The Biden administration can be subjected to two empirical tests by any observer: first whether there will there be a new outbreak of war in the Middle East/North Africa (MENA) owing to the repudiation of the Abraham Accords and second, will it endorse restrictions on the exercise of the First and Second Amendments?
We can leave aside for a moment the question of whether these possible developments are justified or beneficial. All that need concern the analyst for the moment is whether they can be detected. They most probably can because their signal characteristics are strong enough to burn through any spin.
If one or more of these blips show up on screen its principal value will be to condition our further expectations. Even those on opposite sides of the justification divide will probably agree on where these blips head next, given that they appear.
For some it will be the confirmation of their worst fears; to others it will be the fulfillment of their most cherished hopes. But to most of the public they will come as a surprise. Campaign promises mean almost nothing. Cenk Uygur of the Young Turks illustrates how what people expect to find inside a political box is rarely what they get:
So, @JoeBiden bombs Syria and kills the minimum wage hike, confirming every fear progressives had. Soon they'll renege on getting $2000 checks to everyone in the middle class by limiting who gets it (to appease their donors). The establishment is back! And it absolutely sucks.
— Cenk Uygur (@cenkuygur) February 26, 2021
Is this a harbinger of future Biden administration events? An anomaly? Who knows? The public stares at the still quiet scope waiting for the main action to develop full of suspicion but with nary a solid return. The tragedy of modern political media coverage is that it is so full of disinformation that there’s almost no actual content. Many of us who read thousands of expensive articles each day are little wiser for our efforts.
Mark Thiessen of the Washington Post writer’s group was flabbergasted at Donald Trump’s attempt to carry out his campaign promises, to actually do what he said. In an article ironically titled “Trump could be the most honest president in modern history,” Thiessen wrote:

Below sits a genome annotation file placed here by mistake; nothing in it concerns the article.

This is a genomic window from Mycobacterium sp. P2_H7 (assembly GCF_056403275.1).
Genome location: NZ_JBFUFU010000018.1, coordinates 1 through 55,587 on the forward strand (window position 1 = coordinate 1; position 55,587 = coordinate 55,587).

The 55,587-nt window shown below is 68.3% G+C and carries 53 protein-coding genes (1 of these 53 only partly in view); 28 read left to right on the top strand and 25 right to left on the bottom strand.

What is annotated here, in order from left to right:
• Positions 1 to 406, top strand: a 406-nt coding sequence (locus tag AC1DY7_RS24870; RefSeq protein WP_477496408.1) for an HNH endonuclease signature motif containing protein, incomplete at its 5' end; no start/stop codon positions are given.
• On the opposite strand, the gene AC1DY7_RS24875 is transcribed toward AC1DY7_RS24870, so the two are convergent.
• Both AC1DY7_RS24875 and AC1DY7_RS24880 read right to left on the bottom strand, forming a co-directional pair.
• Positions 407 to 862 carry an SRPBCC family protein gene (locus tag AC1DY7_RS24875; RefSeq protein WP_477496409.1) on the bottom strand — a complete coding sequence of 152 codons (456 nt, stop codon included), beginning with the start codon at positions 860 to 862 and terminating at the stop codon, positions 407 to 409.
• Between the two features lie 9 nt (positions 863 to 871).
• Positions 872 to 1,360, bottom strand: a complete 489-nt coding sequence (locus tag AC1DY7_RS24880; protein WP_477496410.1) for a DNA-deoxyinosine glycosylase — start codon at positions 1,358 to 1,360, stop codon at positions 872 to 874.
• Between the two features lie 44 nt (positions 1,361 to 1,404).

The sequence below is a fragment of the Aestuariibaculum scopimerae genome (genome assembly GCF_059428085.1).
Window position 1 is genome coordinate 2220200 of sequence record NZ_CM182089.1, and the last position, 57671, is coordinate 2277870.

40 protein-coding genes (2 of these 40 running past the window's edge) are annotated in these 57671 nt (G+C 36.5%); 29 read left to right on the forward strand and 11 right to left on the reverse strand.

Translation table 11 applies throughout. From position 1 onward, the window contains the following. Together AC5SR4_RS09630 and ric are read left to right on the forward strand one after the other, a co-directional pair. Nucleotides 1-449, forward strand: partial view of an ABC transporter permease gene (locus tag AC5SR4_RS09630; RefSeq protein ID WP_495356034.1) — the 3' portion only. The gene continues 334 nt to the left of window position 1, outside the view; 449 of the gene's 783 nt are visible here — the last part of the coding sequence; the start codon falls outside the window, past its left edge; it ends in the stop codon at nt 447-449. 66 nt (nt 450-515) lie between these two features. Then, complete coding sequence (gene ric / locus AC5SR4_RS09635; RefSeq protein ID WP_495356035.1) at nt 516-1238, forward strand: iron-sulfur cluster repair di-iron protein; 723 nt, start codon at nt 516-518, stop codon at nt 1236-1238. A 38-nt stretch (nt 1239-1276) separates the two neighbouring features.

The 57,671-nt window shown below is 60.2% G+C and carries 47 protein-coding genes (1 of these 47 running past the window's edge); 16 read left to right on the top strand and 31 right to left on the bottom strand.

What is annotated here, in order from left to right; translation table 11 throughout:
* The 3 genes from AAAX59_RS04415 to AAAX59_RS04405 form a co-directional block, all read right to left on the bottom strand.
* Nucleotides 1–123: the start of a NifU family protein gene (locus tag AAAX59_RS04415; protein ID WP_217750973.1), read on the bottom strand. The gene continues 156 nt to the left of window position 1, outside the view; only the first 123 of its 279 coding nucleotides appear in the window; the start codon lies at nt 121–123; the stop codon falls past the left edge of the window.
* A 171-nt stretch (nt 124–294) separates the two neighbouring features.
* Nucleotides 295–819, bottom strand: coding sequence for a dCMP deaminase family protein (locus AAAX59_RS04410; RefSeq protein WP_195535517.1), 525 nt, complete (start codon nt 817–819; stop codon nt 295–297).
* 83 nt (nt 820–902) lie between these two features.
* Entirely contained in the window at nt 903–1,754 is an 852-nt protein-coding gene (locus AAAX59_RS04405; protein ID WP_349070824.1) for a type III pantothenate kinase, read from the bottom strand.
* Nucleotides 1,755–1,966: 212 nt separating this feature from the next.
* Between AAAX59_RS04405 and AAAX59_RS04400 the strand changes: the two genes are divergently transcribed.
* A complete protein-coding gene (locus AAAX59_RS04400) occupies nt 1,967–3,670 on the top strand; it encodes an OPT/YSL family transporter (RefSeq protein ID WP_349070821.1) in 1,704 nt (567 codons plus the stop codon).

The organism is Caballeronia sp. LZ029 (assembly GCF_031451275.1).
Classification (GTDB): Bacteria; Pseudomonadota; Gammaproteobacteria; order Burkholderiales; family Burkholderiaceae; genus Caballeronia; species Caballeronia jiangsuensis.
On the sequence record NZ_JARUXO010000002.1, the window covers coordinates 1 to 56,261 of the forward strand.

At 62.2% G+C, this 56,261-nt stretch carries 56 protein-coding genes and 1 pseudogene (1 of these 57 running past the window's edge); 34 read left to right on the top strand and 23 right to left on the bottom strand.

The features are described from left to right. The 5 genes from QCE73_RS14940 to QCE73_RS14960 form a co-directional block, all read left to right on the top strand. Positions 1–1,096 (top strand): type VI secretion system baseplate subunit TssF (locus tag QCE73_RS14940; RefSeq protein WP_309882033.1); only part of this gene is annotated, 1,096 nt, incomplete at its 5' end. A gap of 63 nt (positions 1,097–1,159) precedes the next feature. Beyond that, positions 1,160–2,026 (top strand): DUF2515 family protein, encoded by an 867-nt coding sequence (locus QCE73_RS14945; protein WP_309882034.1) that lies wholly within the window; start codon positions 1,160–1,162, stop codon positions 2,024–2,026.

Donald Trump may be remembered as the most honest president in modern American history. Don’t get me wrong, Trump lies all the time. He said that he “enacted the biggest tax cuts and reforms in American history” (actually they are the eighth-largest) and that “our economy is the strongest it’s ever been in the history of our country” (which may one day be true, but not yet). In part, it’s a New York thing — everything is the biggest and the best.
But when it comes to the real barometer of presidential truthfulness — keeping his promises — Trump is a paragon of honesty. For better or worse, since taking office, Trump has done exactly what he promised he would do.
Trump kept his promise to move the U.S. Embassy in Israel from Tel Aviv to Jerusalem, something his three immediate predecessors also promised yet failed to do. He promised to “crush and destroy ISIS,” and two years later he is on the verge of eliminating Islamic State’s physical caliphate. He promised to impose a travel ban on countries that he saw as posing a terrorist threat, and after several false starts the final version of his ban was upheld by the Supreme Court.
Trump pledged to nominate Supreme Court justices “in the mold of Justice (Antonin) Scalia,” and now Neil Gorsuch and Brett Kavanaugh sit on the high court. Trump also pledged to fill the federal appellate courts with young, conservative judges, and so far the Senate has confirmed 29 — more than any recent president at this point in his administration.
He surprised the pundits by pulling the ultimate switcheroo and turned the electronic countermeasures off. Nobody bothered to track him in assuming it was a false return. Now that the political norms have returned to the old standard everyone is back to saying nothing.
So what’s Joe gonna do, who can say? But the Biden administration can be subjected to two empirical tests by any observer: first whether there will there be a new outbreak of war in MENA owing to the repudiation of the Abraham Accords and second, will it endorse restrictions on the exercise of the First and Second Amendments …
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Follow Richard Fernandez at Wretchard.com